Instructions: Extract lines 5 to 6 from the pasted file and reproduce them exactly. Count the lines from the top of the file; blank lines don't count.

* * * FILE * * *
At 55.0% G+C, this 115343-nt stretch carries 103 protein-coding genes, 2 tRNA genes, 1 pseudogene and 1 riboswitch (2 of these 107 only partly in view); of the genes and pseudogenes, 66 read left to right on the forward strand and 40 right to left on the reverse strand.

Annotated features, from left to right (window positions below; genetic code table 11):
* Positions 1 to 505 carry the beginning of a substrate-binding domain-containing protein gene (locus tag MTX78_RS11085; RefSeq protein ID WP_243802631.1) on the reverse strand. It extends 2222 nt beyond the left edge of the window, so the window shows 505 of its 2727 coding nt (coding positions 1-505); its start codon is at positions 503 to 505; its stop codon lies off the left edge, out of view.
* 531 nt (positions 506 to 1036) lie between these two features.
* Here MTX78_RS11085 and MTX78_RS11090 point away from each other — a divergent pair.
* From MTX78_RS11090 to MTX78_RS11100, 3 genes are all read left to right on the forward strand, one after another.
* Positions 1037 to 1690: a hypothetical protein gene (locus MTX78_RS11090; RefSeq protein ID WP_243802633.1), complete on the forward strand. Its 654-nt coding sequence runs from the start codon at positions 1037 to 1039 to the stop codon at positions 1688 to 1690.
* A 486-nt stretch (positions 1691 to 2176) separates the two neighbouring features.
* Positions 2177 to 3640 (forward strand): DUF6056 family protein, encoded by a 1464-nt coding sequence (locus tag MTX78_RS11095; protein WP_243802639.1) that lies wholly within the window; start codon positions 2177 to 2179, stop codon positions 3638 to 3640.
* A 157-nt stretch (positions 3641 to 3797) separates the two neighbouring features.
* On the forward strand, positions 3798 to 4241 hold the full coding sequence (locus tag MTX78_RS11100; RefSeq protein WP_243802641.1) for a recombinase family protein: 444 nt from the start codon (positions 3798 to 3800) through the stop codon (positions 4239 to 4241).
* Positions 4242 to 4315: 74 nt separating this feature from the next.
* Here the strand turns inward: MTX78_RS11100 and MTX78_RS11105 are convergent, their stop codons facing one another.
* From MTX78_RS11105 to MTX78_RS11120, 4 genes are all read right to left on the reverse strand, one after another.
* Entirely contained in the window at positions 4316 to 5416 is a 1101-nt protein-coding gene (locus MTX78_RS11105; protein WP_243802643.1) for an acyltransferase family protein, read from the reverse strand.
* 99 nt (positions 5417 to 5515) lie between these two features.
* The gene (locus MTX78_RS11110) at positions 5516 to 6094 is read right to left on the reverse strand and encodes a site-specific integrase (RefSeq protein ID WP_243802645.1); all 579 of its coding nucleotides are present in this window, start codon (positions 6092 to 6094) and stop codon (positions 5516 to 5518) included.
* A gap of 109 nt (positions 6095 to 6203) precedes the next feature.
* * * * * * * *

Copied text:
* Here MTX78_RS11085 and MTX78_RS11090 point away from each other — a divergent pair.
* From MTX78_RS11090 to MTX78_RS11100, 3 genes are all read left to right on the forward strand, one after another.